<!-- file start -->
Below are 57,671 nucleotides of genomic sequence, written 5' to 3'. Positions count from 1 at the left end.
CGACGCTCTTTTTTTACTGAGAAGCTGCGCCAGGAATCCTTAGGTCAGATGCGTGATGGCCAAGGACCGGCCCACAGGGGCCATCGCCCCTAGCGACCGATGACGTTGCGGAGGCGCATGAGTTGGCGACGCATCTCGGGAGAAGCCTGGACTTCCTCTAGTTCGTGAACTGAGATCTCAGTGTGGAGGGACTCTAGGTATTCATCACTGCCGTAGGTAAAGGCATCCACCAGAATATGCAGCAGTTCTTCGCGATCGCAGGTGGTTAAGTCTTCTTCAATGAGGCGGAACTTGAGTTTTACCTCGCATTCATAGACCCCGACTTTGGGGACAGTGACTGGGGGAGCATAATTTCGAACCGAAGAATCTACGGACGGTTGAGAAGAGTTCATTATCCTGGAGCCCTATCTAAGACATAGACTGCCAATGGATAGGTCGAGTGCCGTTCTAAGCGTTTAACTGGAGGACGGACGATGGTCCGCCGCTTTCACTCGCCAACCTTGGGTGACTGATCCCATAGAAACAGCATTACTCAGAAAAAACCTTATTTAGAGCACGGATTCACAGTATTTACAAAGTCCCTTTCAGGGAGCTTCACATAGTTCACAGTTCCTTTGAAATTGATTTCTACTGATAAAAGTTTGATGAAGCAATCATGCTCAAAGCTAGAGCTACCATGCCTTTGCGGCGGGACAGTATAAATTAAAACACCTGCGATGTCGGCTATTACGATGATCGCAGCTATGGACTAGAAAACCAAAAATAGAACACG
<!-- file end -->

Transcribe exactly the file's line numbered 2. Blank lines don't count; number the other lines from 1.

CGACGCTCTTTTTTTACTGAGAAGCTGCGCCAGGAATCCTTAGGTCAGATGCGTGATGGCCAAGGACCGGCCCACAGGGGCCATCGCCCCTAGCGACCGATGACGTTGCGGAGGCGCATGAGTTGGCGACGCATCTCGGGAGAAGCCTGGACTTCCTCTAGTTCGTGAACTGAGATCTCAGTGTGGAGGGACTCTAGGTATTCATCACTGCCGTAGGTAAAGGCATCCACCAGAATATGCAGCAGTTCTTCGCGATCGCAGGTGGTTAAGTCTTCTTCAATGAGGCGGAACTTGAGTTTTACCTCGCATTCATAGACCCCGACTTTGGGGACAGTGACTGGGGGAGCATAATTTCGAACCGAAGAATCTACGGACGGTTGAGAAGAGTTCATTATCCTGGAGCCCTATCTAAGACATAGACTGCCAATGGATAGGTCGAGTGCCGTTCTAAGCGTTTAACTGGAGGACGGACGATGGTCCGCCGCTTTCACTCGCCAACCTTGGGTGACTGATCCCATAGAAACAGCATTACTCAGAAAAAACCTTATTTAGAGCACGGATTCACAGTATTTACAAAGTCCCTTTCAGGGAGCTTCACATAGTTCACAGTTCCTTTGAAATTGATTTCTACTGATAAAAGTTTGATGAAGCAATCATGCTCAAAGCTAGAGCTACCATGCCTTTGCGGCGGGACAGTATAAATTAAAACACCTGCGATGTCGGCTATTACGATGATCGCAGCTATGGACTAGAAAACCAAAAATAGAACACG